Research from the University of Queensland found that orangutan populations declined at the same rate between RSPO-certified and non-certified plantations between 2009 – 2014, and that poverty increases and outbreaks of fires were also similar.

Orangutan Foundation International supports a total boycott of palm oil, because the RSPO and other certification schemes are continuing to allow deforestation and destruction of peatlands.

Palm Oil Investigations (POI) used to support the RSPO but no longer does. They do still support the palm oil industry however: making the point that palm oil is such a big industry which many people rely on, it is not going to disappear anytime soon. They also point to its omnipresent use in so many facets of life, rendering it almost impossible to boycott. Finally, they compare its yield to other crops to show that they would require more land to produce. Thus POI supports Certified Sustainable Palm Oil (CSPO), but not deforestation for palm oil. 

Greenpeace has called for measures beyond the RSPO, and The Forest Trust is one NGO which has policies that require more of its certified members. Brands who have signed with The Forest Trust include Nestle, Mars and Johnson & Johnson: yet as mentioned above, Nestle and many big brands have still been linked to buying oil from tainted sources.

The Rainforest Alliance collaborates with RSPO and the Tropical Forest Alliance 2020, yet upholds their own Sustainable Agriculture Standard to conserve biodiversity and natural resources, and improved livelihoods and human well-being. Since 2013 palm oil farmers in Asia, Central and South America, and Africa have benefited from Rainforest Alliance training and workshops.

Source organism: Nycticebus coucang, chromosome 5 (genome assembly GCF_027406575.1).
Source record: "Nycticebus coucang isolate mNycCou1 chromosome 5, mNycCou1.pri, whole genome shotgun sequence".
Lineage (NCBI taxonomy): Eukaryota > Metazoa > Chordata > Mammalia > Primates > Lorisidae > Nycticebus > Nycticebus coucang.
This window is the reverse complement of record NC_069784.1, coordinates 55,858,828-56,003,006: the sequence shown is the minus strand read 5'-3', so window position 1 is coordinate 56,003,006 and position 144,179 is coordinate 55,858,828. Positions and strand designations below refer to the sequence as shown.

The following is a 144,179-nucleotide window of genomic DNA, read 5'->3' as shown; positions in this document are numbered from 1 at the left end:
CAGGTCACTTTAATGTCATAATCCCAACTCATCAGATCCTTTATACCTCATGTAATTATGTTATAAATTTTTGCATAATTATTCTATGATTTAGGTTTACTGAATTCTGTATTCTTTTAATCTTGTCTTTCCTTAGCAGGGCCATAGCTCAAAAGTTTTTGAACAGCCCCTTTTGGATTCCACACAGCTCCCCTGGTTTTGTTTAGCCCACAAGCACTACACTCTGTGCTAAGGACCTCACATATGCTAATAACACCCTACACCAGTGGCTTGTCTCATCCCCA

The Palm Oil Innovation Group (POIG) was formed in 2013 to build upon the RSPO’s guidelines. It’s members include Greenpeace, Rainforest Action Network, Forest People’s Program, WWF, several orangutan conservation groups and fair labour organisations, plus palm producers and companies including Ferrero and L’oreal.

POIG adds criteria for members to adhere to, aiming to create a

responsible supply chain that has broken the link between palm oil production and the destruction of forests and peatlands, the exploitation of communities and workers, and climate change.”

The organising committee for POIG is equally represented by producers/purchasing companies and action groups. They seem to be the best way forward, although many of the issues with palm oil haven’t been improved a great deal yet. I acknowledge that change is complex within such a huge industry, but still only an small percentage of the 66 million tonnes of palm oil produced every year is produced sustainably.